Those who stayed up late enough on Thursday night — and actually get Fox Sports North — were treated to one of the more impressive debuts by a player wearing a Minnesota jersey. Kirill Kaprizov not only had two assists in regulation, and the winner in overtime in a 4-3 Wild victory over the Kings, but the 23-year-old Russian appeared to be in control every time he was on the ice and he certainly did not look like a guy playing in his first NHL game.
As Declan Goff and I hosted a late-night show reviewing what had occurred in Los Angeles, the question came up about the best performances by Minnesota rookies in their first game. Here are five athletes who made a big first impression. (I’m sure I’m missing some. By the way, this isn’t about good rookie seasons, so players such as former North Stars Dino Ciccarelli and Mike Modano don’t make this list.)
Maya Moore, Lynx: The first pick in the 2011 WNBA draft, Moore had 21 points, four rebounds and four assists in an 82-74 loss to the Sparks on June 3 in Los Angeles. Moore averaged 13.2 points per game as the Lynx won their first championship. The Lynx had gone 13-21 the previous season to finish second-to-last in the WNBA. Moore would go on to win four WNBA championships with the Lynx before leaving the league after the 2018 season.
Randy Moss, Vikings: Off the field concerns caused Moss to drop to the 21st pick in the 1998 NFL draft, but it didn’t take long for the wide receiver to prove he should have been selected much earlier. Moss caught four passes for 95 yards and two touchdowns in a 31-7 victory over Tampa Bay on Sept 6 in his first NFL game. Moss’ first touchdown came on a 48-yard pass from Brad Johnson in the first quarter, and the rookie continued to thrill the Metrodome crowd in the second quarter by catching a 31-yard scoring pass from Johnson. Moss would have an NFL-leading 17 touchdown catches that season as the Vikings went 15-1 in the regular season. Moss finished his career with 156 touchdown receptions, placing him second all-time to Jerry Rice (197). He was inducted into the Pro Football Hall of Fame in 2018.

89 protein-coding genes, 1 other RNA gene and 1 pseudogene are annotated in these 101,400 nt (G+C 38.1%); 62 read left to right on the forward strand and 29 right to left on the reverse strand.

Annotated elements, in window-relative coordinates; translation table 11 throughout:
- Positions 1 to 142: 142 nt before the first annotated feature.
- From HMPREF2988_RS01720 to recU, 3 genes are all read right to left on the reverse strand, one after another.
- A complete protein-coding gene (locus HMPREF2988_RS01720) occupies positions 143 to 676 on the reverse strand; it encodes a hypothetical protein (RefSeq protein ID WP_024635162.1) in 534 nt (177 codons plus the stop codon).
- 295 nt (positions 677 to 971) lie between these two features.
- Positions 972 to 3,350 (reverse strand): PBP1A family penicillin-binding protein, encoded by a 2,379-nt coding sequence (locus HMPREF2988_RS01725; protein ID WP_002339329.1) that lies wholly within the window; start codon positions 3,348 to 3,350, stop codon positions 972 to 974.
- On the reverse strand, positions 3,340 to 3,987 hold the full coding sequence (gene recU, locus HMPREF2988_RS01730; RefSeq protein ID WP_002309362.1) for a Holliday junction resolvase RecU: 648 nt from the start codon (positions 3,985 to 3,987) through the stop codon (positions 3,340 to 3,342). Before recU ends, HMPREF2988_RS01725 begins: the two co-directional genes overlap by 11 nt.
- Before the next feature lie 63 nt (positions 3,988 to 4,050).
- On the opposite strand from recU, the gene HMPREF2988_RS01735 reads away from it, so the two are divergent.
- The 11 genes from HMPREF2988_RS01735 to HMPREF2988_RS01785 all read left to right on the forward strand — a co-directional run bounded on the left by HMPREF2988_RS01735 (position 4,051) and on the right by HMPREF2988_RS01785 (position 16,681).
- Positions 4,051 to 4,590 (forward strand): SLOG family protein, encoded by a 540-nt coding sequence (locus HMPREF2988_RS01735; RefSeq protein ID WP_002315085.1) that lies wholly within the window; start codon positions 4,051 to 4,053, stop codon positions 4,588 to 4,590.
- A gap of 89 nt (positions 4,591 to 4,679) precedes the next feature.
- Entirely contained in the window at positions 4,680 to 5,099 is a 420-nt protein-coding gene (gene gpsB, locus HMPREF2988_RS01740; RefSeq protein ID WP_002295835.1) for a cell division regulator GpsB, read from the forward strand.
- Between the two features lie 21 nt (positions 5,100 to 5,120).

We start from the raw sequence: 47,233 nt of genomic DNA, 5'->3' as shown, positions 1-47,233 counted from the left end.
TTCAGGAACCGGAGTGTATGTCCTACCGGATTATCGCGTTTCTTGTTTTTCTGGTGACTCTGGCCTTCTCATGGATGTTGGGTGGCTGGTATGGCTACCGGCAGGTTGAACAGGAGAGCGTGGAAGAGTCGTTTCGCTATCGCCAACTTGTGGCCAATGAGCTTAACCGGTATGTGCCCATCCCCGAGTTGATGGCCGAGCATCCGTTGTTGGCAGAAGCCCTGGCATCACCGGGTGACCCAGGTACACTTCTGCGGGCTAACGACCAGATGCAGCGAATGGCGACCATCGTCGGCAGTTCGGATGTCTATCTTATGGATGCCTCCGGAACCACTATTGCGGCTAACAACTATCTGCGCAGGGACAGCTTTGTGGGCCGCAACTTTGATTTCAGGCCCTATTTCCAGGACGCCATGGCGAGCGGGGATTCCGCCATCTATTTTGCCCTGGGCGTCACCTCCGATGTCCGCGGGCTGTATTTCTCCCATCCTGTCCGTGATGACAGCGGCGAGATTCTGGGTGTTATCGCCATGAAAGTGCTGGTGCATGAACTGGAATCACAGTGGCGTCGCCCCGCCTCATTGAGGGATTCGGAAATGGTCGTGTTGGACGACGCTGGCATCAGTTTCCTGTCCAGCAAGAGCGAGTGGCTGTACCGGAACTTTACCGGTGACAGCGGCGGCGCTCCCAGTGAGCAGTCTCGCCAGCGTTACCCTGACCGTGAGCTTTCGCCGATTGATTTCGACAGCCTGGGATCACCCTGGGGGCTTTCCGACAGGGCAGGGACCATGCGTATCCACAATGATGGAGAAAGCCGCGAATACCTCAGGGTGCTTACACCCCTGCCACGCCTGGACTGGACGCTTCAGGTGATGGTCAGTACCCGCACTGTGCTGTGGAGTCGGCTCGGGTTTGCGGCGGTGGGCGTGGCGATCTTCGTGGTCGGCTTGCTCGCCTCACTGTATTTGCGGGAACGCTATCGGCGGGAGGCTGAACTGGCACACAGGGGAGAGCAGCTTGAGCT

Kirby Puckett, Twins: The center fielder was called up from the Triple-A Toledo Mud Hens one month into the 1984 season and was late arriving to Anaheim Stadium after his connecting flight was delayed. He also had to borrow $83 to cover his cab fare from the airport. Puckett was in the Twins’ lineup the next day, May 8, and never looked back. He went 4-for-5 (all singles) with a stolen base in a 5-0 victory. Puckett hit .296 as a rookie and finished third in the AL Rookie of the Year voting. He would help the Twins win two World Series and was inducted into the Hall of Fame in 2001.
Fran Tarkenton, Vikings: Taken in the third round of the 1961 draft by the Vikings, Tarkenton did not start the expansion team’s first game on Sept. 17 but he certainly finished it. Coach Norm Van Brocklin had retired as an NFL quarterback to become the Vikings’ first coach and he gave the first start to veteran George Shaw. Shaw completed 2-of-3 passes for 22 yards before being benched in the first half against the heavily favored Chicago Bears at Met Stadium. Tarkenton’ scrambling style might not have sat well with Van Brocklin but his production did. The future Hall of Famer from Georgia completed 17-of-23 passes for 250 yards and four touchdowns with no interceptions. He also ran for 11 yards on four carries and a touchdown in a shocking 37-13 rout of the Bears. It was one of only three games the Vikings would win that season.
Darrell Thompson, Gophers: The running back from Rochester John Marshall High School made an immediate impact at the University of Minnesota, rushing for 205 yards and four touchdowns on 19 carries in the Gophers’ 31-7 season-opening victory over Bowling Green on Sept. 13, 1986 at the Metrodome. Thompson went 60 yards on his final touchdown run of the game. He became the first Big Ten running back to rush for more than 1,000 yards as a freshman and a sophomore. He is the Gophers’ all-time leader in career rushing yards (4,518) and rushing touchdowns (40).
— SKOR North (@SKORNorth) January 15, 2021